Use Of Rhetorical Devices In Antigone

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In Sophocles’ play Antigone, Antigone is punished for burying her dead brother’s body by being buried alive. Antigone gives an emotional speech in which she laments the loss of her youth and her future of marriage and motherhood. In this speech, she employs rhetorical devices like pathos, foreshadowing and extended metaphor. In an attempt to coerce Creon to refrain from burying herself alive, Antigone utilizes the rhetorical device, pathos. She says, “For never had I, even had I been mother of children,” and, “ Cut off from marriage feast, unlasting wife’s true joy, or mother’s bliss, with infant at her breast…” (Sophocles 34). Antigone tries to provoke emotion in Creon by also saying, “ ...I last and far most miserably descend, before my term of life is full…” (Sophocles 33), to bring attention to the fact that she will die young and will be kept from everything she is looking forward to in life. She is saying that she will never marry, she will never have a child, and she will die before it is her time, because of Creon. Antigone is one of Creon’s only family members left alive; Antigone sees family as the most important part of her life, so by talking about how she will never have a family herself, she…show more content…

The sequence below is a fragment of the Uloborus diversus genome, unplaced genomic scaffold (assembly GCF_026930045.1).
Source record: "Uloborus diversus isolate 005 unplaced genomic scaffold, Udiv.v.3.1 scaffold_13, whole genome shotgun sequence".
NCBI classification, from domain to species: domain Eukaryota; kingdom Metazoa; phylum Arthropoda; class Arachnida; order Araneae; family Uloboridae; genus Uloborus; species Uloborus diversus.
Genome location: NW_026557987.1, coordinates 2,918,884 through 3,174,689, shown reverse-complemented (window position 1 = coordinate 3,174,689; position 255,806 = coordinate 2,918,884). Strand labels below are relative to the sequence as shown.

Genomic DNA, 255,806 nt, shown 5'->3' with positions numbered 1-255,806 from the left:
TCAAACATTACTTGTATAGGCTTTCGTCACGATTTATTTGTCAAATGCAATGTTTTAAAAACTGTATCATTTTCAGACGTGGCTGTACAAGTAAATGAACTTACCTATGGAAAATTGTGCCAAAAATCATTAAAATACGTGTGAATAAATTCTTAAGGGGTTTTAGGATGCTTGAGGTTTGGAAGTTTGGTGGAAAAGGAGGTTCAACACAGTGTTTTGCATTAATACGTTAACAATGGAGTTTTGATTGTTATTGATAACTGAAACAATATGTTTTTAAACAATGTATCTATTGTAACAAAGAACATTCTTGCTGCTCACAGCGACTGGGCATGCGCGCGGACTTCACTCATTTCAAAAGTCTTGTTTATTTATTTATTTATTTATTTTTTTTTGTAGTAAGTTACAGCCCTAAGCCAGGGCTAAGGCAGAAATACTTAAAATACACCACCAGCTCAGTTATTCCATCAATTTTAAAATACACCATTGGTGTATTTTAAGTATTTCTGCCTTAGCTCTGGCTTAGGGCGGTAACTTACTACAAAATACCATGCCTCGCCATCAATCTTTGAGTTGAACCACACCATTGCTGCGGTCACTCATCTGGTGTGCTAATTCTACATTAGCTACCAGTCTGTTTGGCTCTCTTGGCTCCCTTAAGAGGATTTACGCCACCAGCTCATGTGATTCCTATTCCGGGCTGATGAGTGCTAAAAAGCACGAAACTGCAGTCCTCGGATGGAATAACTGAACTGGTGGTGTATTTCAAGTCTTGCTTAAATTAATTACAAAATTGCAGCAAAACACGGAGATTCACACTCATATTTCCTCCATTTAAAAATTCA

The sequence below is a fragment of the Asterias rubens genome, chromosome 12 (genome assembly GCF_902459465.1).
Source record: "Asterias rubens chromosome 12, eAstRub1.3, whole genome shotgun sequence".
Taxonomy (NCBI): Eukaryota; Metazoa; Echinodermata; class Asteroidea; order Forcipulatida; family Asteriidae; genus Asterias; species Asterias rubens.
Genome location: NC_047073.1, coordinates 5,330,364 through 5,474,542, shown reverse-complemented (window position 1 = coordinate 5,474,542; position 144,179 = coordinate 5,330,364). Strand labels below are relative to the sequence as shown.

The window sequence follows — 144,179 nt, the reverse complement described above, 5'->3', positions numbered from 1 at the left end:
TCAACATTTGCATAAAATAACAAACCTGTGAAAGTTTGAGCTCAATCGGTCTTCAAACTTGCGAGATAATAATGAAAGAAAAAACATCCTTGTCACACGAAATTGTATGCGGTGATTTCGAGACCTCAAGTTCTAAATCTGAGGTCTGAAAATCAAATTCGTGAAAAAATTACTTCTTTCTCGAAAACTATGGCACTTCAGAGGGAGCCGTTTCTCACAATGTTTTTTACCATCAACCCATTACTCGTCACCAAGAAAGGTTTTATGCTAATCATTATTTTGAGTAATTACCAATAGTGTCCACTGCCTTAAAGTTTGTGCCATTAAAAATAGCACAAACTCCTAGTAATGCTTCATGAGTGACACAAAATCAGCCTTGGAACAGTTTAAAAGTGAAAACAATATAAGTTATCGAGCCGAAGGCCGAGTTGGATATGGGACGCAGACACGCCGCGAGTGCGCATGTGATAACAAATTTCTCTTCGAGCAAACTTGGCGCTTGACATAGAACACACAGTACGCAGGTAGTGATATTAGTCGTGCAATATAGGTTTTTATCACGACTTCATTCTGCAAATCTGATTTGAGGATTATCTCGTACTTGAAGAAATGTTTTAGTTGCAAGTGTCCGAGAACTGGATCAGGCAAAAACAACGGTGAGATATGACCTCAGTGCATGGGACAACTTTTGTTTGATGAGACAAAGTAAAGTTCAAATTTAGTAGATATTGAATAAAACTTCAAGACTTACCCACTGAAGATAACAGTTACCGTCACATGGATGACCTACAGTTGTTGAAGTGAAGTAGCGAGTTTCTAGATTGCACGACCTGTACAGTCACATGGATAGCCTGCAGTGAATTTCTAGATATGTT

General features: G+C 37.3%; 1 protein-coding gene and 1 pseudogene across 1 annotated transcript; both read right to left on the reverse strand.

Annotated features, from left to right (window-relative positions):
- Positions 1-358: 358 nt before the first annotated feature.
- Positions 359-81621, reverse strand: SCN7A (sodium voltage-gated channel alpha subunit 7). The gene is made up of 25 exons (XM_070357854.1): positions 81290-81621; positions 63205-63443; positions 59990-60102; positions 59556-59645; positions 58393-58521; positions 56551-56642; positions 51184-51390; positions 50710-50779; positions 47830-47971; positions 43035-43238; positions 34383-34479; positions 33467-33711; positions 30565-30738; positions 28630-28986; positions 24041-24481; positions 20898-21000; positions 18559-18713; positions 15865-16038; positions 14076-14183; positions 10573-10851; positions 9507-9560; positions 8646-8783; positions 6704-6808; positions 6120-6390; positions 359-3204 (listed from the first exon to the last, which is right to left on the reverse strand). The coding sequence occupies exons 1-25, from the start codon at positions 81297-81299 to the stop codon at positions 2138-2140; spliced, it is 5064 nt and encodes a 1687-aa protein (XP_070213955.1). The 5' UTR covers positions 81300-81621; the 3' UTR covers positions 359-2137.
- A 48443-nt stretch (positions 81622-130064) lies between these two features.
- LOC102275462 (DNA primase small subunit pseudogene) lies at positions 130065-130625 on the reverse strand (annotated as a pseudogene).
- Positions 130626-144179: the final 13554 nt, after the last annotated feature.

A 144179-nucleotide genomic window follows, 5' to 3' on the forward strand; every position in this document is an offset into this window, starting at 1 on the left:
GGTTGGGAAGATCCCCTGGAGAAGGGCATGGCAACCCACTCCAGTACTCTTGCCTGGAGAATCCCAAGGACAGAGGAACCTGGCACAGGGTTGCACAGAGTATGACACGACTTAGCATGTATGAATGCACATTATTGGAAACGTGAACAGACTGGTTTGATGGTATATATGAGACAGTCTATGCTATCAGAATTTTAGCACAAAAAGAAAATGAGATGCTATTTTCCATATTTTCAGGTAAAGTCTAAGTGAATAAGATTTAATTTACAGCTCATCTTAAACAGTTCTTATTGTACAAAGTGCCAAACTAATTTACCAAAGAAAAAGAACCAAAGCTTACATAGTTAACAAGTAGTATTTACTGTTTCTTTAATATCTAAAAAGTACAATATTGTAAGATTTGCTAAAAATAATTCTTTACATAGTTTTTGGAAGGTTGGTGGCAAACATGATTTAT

Foreshadowing is seen in the line, “...I come, cherishing this hope especially, to win approval in my father’s sight, approval too, my mother, in thine, and thine dear brother! For that with these hands I paid unto you dead lavement and ordering and sepulchre-libations; and that now, Polynices, in the tendance of thy body I meet with this reward ” (Sophocles 33), when Antigone reveals that she knows that she is going to die and with that in mind she wishes to be reunited with her parents and brothers in death. This is foreshadowing because when Antigone does die, she is finally reunited with her beloved

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